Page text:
Posts Tagged 'error'

Little Mistakes Can Mean A Lot

Cheezburger.com posted a list of 21 seemingly minor mess ups that led to huge problems. For instance, the Bay of Pigs invasion may have failed due to ignoring time zones.

Read explanations of all 21 HERE.

Many Errors In Scientific Papers Blamed On Excel’s AutoCorrect

NoExcel-small

According to Slate –

Excel is partially responsible for errors in 20 percent of scientific papers dealing with genes, according to a new study. In an effort to “raise awareness of the problem,” three scientists published findings that suggest one-fifth of all scientific papers about genes contain detrimental typos due to an Excel default setting that converts gene names to dates or numbers.

Continue reading HERE.

 

The Most Expensive Hyphen In History

Mariner1According to Priceonomics.com –

On July 22, 1962, at 9:20 PM, the Mariner I sat idly on its platform, ready to make history. After investing years of construction, calculation, and funding, NASA had high hopes that its rocket would successfully conduct a flyby survey of Venus, thus shifting the Space Race’s momentum back to the home front. In every way, it was poised to set a space travel precedent. But when the rocket embarked, it was clear there’d be no cause for celebration: less than 5 minutes into flight, Mariner I exploded, setting back the U.S. government $80 million ($630 million in 2014 dollars). The root cause for this disaster? A lone omitted hyphen, somewhere deep in hand-transcribed mathematical code.

Continue reading HERE.

 

Inexact CPU Makes Errors With Increased Efficiency

Rice University announced work on a computer chip that is intentionally not 100% accurate, that gains efficiency through these errors. Although, I can imagine some applications where this may be acceptable, but it seems to be a bad idea, in general.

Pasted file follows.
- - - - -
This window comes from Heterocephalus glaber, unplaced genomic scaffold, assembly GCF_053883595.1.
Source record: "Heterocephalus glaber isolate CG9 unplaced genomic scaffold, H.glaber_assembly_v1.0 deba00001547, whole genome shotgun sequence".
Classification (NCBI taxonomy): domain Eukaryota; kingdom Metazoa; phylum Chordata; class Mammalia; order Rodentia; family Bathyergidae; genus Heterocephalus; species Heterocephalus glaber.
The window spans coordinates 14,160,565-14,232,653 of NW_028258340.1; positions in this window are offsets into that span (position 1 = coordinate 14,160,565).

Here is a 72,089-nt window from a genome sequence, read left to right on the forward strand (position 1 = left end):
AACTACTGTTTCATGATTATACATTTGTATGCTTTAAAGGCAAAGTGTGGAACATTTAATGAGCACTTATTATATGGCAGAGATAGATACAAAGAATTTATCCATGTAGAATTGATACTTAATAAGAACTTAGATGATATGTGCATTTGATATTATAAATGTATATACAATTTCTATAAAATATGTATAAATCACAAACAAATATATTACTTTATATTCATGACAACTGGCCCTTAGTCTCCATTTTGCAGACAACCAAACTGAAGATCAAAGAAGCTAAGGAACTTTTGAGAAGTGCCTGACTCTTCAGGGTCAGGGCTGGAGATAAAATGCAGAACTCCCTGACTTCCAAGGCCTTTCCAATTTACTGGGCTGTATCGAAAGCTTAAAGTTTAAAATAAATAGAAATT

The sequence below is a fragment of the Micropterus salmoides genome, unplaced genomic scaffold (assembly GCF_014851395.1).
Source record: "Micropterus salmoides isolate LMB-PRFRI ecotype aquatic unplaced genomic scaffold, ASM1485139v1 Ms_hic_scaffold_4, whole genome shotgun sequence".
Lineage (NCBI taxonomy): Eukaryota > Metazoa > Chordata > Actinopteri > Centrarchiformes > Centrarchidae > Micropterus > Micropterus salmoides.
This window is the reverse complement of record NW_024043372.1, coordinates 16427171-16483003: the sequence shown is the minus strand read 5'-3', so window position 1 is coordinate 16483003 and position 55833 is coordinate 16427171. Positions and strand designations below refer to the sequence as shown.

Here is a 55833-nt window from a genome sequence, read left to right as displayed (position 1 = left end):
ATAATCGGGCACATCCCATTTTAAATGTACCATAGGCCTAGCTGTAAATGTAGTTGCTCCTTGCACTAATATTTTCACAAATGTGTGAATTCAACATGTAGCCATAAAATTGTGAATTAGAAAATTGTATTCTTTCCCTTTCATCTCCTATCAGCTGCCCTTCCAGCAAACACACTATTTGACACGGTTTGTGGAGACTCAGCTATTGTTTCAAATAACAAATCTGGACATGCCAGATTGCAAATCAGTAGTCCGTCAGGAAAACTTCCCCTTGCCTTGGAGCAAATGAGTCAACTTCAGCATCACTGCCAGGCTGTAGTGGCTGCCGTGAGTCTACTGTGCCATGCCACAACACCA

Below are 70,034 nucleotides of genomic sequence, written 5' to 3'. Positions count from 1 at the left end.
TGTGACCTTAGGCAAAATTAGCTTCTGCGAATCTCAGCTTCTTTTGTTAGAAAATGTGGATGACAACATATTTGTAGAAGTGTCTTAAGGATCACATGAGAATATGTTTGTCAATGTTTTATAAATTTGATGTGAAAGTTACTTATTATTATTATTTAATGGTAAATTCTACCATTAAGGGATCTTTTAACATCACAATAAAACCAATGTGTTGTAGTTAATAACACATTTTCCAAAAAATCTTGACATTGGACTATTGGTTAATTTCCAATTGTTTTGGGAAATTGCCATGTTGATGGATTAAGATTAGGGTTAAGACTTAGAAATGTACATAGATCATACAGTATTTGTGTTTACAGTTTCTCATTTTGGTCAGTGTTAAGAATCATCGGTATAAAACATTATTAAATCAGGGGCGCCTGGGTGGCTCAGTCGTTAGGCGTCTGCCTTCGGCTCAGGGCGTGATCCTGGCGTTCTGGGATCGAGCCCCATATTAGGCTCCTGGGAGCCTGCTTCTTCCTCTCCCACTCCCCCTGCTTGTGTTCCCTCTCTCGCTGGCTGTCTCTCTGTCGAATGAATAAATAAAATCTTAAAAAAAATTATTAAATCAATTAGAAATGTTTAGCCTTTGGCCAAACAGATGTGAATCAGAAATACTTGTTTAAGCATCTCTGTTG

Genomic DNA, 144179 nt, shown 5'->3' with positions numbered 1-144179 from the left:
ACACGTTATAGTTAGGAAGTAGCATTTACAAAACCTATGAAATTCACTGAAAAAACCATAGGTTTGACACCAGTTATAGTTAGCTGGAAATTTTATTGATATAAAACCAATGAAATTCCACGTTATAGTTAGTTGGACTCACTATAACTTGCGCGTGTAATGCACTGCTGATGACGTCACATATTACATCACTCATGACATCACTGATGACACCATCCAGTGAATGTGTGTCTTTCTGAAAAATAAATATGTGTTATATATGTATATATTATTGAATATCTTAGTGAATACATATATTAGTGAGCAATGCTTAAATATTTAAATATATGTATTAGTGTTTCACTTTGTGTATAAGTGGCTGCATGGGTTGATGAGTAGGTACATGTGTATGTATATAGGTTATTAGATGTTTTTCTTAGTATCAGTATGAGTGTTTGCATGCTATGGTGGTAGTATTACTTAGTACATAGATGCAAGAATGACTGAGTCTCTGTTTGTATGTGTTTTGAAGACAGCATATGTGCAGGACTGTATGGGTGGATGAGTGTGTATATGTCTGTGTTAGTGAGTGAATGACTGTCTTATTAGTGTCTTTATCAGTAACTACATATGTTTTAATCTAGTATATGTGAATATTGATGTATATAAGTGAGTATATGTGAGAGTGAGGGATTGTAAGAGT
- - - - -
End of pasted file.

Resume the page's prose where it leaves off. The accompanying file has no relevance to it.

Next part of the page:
Researchers have unveiled an “inexact” computer chip that challenges the industry’s 50-year pursuit of accuracy. The design improves power and resource efficiency by allowing for occasional errors. Prototypes unveiled this week at the ACM International Conference on Computing Frontiers in Cagliari, Italy, are at least 15 times more efficient than today’s technology.

The concept is deceptively simple: Slash power use by allowing processing components — like hardware for adding and multiplying numbers — to make a few mistakes. By cleverly managing the probability of errors and limiting which calculations produce errors, the designers have found they can simultaneously cut energy demands and dramatically boost performance. One example of the inexact design approach is “pruning,” or trimming away some of the rarely used portions of digital circuits on a microchip. Another innovation, “confined voltage scaling,” trades some performance gains by taking advantage of improvements in processing speed to further cut power demands. In their initial simulated tests in 2011, the researchers showed that pruning some sections of traditionally designed microchips could boost performance in three ways: The pruned chips were twice as fast, used half as much energy and were half the size. In the new study, the team delved deeper and implemented their ideas in the processing elements on a prototype silicon chip. “In the latest tests, we showed that pruning could cut energy demands 3.5 times with chips that deviated from the correct value by an average of 0.25 percent,” said study co-author Avinash Lingamneni, a Rice graduate student. “When we factored in size and speed gains, these chips were 7.5 times more efficient than regular chips. Chips that got wrong answers with a larger deviation of about 8 percent were up to 15 times more efficient.”

Continue reading HERE

 

10 Immutable Laws Of Mistakes

TechRepublic presents an excellent article that outlines mistakes and how they apply in the tech industry. These 10 laws are so universal that they apply to virtually any job and life in general.

Read the article HERE.

 

 


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